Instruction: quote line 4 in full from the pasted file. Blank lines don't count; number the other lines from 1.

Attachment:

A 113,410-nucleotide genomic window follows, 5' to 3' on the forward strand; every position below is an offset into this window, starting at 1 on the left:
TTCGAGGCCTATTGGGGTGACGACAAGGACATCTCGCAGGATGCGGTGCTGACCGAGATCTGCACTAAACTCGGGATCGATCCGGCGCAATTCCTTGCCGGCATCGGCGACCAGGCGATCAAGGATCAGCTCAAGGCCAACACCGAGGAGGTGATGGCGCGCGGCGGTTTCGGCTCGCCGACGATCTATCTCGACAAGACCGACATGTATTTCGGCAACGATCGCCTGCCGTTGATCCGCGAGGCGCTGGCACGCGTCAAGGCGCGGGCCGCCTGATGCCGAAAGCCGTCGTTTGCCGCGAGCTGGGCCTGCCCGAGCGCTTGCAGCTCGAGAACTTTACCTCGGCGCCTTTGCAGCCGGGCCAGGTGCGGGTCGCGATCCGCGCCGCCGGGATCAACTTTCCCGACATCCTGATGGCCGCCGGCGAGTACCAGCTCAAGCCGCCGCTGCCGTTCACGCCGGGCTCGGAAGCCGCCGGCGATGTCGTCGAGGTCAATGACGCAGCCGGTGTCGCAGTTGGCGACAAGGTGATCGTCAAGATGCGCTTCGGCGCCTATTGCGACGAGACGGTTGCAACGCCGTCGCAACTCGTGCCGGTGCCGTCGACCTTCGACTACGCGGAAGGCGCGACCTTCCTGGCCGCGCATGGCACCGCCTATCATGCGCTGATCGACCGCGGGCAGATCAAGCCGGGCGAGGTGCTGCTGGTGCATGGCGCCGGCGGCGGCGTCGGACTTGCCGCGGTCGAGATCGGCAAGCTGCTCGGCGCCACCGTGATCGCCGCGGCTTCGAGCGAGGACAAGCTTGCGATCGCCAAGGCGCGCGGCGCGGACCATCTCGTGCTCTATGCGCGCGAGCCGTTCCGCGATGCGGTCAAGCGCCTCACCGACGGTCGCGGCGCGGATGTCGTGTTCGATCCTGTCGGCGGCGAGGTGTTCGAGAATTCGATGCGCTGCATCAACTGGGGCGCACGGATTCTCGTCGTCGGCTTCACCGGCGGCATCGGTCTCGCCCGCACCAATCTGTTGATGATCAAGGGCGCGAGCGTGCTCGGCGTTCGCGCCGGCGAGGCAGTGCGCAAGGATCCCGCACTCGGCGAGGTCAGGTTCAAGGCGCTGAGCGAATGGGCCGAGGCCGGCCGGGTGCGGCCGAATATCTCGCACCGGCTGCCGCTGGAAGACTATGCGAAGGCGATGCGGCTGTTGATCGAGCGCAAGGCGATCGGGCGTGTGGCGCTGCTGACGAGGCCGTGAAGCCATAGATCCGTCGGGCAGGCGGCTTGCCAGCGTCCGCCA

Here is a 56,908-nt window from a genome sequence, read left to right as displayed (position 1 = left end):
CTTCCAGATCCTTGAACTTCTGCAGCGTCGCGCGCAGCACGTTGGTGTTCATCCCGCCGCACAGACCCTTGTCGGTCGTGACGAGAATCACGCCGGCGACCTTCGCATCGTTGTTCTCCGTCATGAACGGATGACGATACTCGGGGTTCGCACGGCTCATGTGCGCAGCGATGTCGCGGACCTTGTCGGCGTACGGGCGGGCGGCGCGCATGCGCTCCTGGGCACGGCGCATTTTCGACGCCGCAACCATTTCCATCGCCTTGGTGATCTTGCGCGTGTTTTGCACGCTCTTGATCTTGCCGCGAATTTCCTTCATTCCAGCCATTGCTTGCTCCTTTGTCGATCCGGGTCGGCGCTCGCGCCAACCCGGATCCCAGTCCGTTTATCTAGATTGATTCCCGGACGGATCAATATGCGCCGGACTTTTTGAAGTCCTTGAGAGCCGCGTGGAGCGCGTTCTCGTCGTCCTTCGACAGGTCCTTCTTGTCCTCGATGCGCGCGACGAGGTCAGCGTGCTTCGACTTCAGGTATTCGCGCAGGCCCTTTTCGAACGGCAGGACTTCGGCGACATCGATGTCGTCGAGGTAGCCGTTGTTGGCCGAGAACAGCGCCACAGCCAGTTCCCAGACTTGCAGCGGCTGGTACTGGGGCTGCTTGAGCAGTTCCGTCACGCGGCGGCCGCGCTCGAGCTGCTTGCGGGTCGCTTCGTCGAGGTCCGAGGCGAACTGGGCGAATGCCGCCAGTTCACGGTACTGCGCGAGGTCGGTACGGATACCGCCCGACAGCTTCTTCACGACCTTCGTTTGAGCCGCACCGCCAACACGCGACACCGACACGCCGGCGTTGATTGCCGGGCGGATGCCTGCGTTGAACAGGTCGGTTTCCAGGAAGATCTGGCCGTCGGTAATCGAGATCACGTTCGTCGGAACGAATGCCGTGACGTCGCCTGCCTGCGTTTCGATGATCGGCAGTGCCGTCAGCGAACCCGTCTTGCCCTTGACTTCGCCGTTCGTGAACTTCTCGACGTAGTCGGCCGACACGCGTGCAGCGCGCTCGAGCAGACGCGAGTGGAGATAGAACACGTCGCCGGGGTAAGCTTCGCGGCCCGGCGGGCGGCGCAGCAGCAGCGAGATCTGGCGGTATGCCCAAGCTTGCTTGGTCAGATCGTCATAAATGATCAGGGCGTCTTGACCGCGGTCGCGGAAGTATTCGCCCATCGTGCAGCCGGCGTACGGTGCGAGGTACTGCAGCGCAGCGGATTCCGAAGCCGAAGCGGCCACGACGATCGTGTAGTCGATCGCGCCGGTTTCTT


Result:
CTTCCAGATCCTTGAACTTCTGCAGCGTCGCGCGCAGCACGTTGGTGTTCATCCCGCCGCACAGACCCTTGTCGGTCGTGACGAGAATCACGCCGGCGACCTTCGCATCGTTGTTCTCCGTCATGAACGGATGACGATACTCGGGGTTCGCACGGCTCATGTGCGCAGCGATGTCGCGGACCTTGTCGGCGTACGGGCGGGCGGCGCGCATGCGCTCCTGGGCACGGCGCATTTTCGACGCCGCAACCATTTCCATCGCCTTGGTGATCTTGCGCGTGTTTTGCACGCTCTTGATCTTGCCGCGAATTTCCTTCATTCCAGCCATTGCTTGCTCCTTTGTCGATCCGGGTCGGCGCTCGCGCCAACCCGGATCCCAGTCCGTTTATCTAGATTGATTCCCGGACGGATCAATATGCGCCGGACTTTTTGAAGTCCTTGAGAGCCGCGTGGAGCGCGTTCTCGTCGTCCTTCGACAGGTCCTTCTTGTCCTCGATGCGCGCGACGAGGTCAGCGTGCTTCGACTTCAGGTATTCGCGCAGGCCCTTTTCGAACGGCAGGACTTCGGCGACATCGATGTCGTCGAGGTAGCCGTTGTTGGCCGAGAACAGCGCCACAGCCAGTTCCCAGACTTGCAGCGGCTGGTACTGGGGCTGCTTGAGCAGTTCCGTCACGCGGCGGCCGCGCTCGAGCTGCTTGCGGGTCGCTTCGTCGAGGTCCGAGGCGAACTGGGCGAATGCCGCCAGTTCACGGTACTGCGCGAGGTCGGTACGGATACCGCCCGACAGCTTCTTCACGACCTTCGTTTGAGCCGCACCGCCAACACGCGACACCGACACGCCGGCGTTGATTGCCGGGCGGATGCCTGCGTTGAACAGGTCGGTTTCCAGGAAGATCTGGCCGTCGGTAATCGAGATCACGTTCGTCGGAACGAATGCCGTGACGTCGCCTGCCTGCGTTTCGATGATCGGCAGTGCCGTCAGCGAACCCGTCTTGCCCTTGACTTCGCCGTTCGTGAACTTCTCGACGTAGTCGGCCGACACGCGTGCAGCGCGCTCGAGCAGACGCGAGTGGAGATAGAACACGTCGCCGGGGTAAGCTTCGCGGCCCGGCGGGCGGCGCAGCAGCAGCGAGATCTGGCGGTATGCCCAAGCTTGCTTGGTCAGATCGTCATAAATGATCAGGGCGTCTTGACCGCGGTCGCGGAAGTATTCGCCCATCGTGCAGCCGGCGTACGGTGCGAGGTACTGCAGCGCAGCGGATTCCGAAGCCGAAGCGGCCACGACGATCGTGTAGTCGATCGCGCCGGTTTCTT